The Tunisian Ennahda party expressed its concern about the growing incitement wave against businessmen and the demonisation of national capital.
This came in a statement issued by the movement (54 out of 217 seats in parliament) late on Thursday, of which Anadolu Agency obtained a copy.
The statement disclosed that the Ennahda party is concerned about the alarming levels of social tensions in light of economic difficulties.
The statement called on the government to: “Persevere in managing the dialogue between all political parties and national organisations and expanding the political belt supporting the government.”
The movement indicated that this endeavour will contribute to the government’s: “Success in setting an economic and social rescue program, which would achieve social stability and national solidarity, and provide all guarantees and incentives to attract investment.”
A few days ago, deputy public prosecutor at the Court of First Instance, Mohsen Dali, announced that the Tunisian judiciary referred 44 Tunisians on suspicions of using significant funds illegally to purchase real estate and apartments in the Spanish city of Alicante.
The total value of real estate, goods and financial assets seized, according to Dali, was 25.7 million dinars ($8.9 million).
Tunisia ranked 74th out of 180 countries in the 2019 Corruption Perceptions Index, issued by Transparency International last January, after ranking 73rd last year, despite maintaining the same number of points 43 out of 100 points in the index (corruption decreases as points increase).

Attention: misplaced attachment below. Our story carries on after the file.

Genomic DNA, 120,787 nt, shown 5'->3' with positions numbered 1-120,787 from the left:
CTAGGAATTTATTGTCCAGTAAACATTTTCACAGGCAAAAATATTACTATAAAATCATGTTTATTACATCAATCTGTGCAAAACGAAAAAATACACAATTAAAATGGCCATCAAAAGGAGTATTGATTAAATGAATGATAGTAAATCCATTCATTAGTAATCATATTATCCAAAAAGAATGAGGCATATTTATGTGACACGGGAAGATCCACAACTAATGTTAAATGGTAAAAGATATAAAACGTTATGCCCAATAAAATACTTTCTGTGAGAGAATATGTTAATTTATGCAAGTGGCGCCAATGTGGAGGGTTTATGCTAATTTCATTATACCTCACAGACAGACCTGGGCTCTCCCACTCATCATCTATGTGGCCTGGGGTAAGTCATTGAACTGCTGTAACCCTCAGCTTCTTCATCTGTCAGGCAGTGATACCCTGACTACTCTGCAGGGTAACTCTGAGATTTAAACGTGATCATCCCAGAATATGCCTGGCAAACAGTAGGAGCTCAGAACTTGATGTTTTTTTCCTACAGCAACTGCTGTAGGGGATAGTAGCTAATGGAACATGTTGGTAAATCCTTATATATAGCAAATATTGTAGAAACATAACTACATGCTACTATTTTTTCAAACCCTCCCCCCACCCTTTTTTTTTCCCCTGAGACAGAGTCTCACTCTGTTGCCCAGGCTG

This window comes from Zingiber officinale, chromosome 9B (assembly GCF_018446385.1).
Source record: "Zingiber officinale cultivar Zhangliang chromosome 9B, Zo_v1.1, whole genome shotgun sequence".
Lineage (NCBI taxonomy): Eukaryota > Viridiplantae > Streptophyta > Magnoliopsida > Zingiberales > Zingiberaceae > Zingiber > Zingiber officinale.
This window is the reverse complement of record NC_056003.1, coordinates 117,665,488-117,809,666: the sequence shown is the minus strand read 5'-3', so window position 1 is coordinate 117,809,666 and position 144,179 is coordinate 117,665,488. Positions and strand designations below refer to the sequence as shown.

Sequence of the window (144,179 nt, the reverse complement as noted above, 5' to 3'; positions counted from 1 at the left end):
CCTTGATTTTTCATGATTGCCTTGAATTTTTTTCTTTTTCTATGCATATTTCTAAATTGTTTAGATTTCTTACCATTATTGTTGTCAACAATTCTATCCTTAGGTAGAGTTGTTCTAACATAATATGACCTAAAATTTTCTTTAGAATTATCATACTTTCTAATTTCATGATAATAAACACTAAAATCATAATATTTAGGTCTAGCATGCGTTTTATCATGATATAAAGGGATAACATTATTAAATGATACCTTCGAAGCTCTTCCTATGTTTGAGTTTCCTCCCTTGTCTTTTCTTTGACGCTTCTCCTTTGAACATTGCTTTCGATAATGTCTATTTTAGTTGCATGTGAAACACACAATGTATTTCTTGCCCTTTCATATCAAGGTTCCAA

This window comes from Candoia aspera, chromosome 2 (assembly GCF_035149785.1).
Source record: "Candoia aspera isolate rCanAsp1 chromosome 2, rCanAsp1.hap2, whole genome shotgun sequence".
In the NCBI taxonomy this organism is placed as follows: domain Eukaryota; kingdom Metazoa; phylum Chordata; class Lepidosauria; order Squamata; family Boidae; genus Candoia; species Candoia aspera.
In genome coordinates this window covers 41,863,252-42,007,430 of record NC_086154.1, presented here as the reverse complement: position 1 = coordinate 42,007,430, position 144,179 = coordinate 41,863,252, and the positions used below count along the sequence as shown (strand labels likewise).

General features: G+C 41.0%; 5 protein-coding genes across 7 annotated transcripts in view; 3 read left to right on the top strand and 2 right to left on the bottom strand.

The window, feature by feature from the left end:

On Thursday, I Watch, an independent Tunisian anti-corruption organisation, announced that the former prime minister and head of Tahya Tounes Party, Youssef Chahed, had been summoned to investigation by the Financial and Economic Judiciary Pole (a judicial complex looking into the files of financial and administrative corruption), on charges of abusing his position to achieve gains for another party unjustly.
Chahed denied being investigated on the aforementioned charge, and decided to sue I Watch, considering that he had been subjected for some time to a “systematic smear campaign”.
Meanwhile, the Ennahda party called for: “Rationalising the use of the parliamentary regulations mechanism and introducing amendments to frame and limit its excessive use.”
On Tuesday, the Tunisian parliament dropped a draft motion to request an apology from France for colonial crimes committed in Tunisia, submitted by Al-Karama Coalition bloc (19 seats).
A week earlier, the parliament dropped a draft bill submitted by the Free Destourian bloc (a liberal bloc with 16 seats in parliament) that aims to “reject external interventions in Libya.”